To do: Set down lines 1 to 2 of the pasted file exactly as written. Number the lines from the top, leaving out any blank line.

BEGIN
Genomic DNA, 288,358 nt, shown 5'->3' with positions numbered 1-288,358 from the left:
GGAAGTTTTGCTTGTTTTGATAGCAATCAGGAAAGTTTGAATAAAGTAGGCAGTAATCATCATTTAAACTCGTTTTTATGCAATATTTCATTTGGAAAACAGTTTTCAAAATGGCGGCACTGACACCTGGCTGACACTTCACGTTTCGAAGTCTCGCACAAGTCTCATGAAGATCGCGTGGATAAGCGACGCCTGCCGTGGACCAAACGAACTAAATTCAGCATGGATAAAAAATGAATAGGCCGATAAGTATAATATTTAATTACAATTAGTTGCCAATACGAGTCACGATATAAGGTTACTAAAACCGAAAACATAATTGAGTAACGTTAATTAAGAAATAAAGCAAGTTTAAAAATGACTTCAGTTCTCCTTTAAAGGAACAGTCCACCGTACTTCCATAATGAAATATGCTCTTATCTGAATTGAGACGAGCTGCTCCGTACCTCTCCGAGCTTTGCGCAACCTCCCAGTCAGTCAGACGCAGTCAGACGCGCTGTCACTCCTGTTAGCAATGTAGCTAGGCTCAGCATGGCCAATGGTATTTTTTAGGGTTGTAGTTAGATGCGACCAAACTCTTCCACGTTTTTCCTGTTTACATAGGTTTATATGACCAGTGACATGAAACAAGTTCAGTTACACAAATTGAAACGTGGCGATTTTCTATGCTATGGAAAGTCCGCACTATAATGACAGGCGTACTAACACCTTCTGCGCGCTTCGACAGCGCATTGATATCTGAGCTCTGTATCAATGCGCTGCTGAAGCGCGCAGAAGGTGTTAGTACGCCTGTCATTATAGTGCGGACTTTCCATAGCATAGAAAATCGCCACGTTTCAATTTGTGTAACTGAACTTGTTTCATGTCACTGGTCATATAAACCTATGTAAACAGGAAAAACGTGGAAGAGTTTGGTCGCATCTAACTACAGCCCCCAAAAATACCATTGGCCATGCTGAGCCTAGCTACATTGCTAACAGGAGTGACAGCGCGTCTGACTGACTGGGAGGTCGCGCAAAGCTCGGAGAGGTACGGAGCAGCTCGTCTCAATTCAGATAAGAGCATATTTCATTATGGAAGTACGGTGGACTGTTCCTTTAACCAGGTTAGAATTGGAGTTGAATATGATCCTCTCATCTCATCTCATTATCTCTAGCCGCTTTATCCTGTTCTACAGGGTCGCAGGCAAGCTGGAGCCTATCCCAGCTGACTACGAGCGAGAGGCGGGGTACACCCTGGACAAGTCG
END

Genomic DNA, 288,358 nt, shown 5'->3' with positions numbered 1-288,358 from the left:
GGAAGTTTTGCTTGTTTTGATAGCAATCAGGAAAGTTTGAATAAAGTAGGCAGTAATCATCATTTAAACTCGTTTTTATGCAATATTTCATTTGGAAAACAGTTTTCAAAATGGCGGCACTGACACCTGGCTGACACTTCACGTTTCGAAGTCTCGCACAAGTCTCATGAAGATCGCGTGGATAAGCGACGCCTGCCGTGGACCAAACGAACTAAATTCAGCATGGATAAAAAATGAATAGGCCGATAAGTATAATATTTAATTACAATTAGTTGCCAATACGAGTCACGATATAAGGTTACTAAAACCGAAAACATAATTGAGTAACGTTAATTAAGAAATAAAGCAAGTTTAAAAATGACTTCAGTTCTCCTTTAAAGGAACAGTCCACCGTACTTCCATAATGAAATATGCTCTTATCTGAATTGAGACGAGCTGCTCCGTACCTCTCCGAGCTTTGCGCAACCTCCCAGTCAGTCAGACGCAGTCAGACGCGCTGTCACTCCTGTTAGCAATGTAGCTAGGCTCAGCATGGCCAATGGTATTTTTTAGGGTTGTAGTTAGATGCGACCAAACTCTTCCACGTTTTTCCTGTTTACATAGGTTTATATGACCAGTGACATGAAACAAGTTCAGTTACACAAATTGAAACGTGGCGATTTTCTATGCTATGGAAAGTCCGCACTATAATGACAGGCGTACTAACACCTTCTGCGCGCTTCGACAGCGCATTGATATCTGAGCTCTGTATCAATGCGCTGCTGAAGCGCGCAGAAGGTGTTAGTACGCCTGTCATTATAGTGCGGACTTTCCATAGCATAGAAAATCGCCACGTTTCAATTTGTGTAACTGAACTTGTTTCATGTCACTGGTCATATAAACCTATGTAAACAGGAAAAACGTGGAAGAGTTTGGTCGCATCTAACTACAGCCCCCAAAAATACCATTGGCCATGCTGAGCCTAGCTACATTGCTAACAGGAGTGACAGCGCGTCTGACTGACTGGGAGGTCGCGCAAAGCTCGGAGAGGTACGGAGCAGCTCGTCTCAATTCAGATAAGAGCATATTTCATTATGGAAGTACGGTGGACTGTTCCTTTAACCAGGTTAGAATTGGAGTTGAATATGATCCTCTCATCTCATCTCATTATCTCTAGCCGCTTTATCCTGTTCTACAGGGTCGCAGGCAAGCTGGAGCCTATCCCAGCTGACTACGAGCGAGAGGCGGGGTACACCCTGGACAAGTCG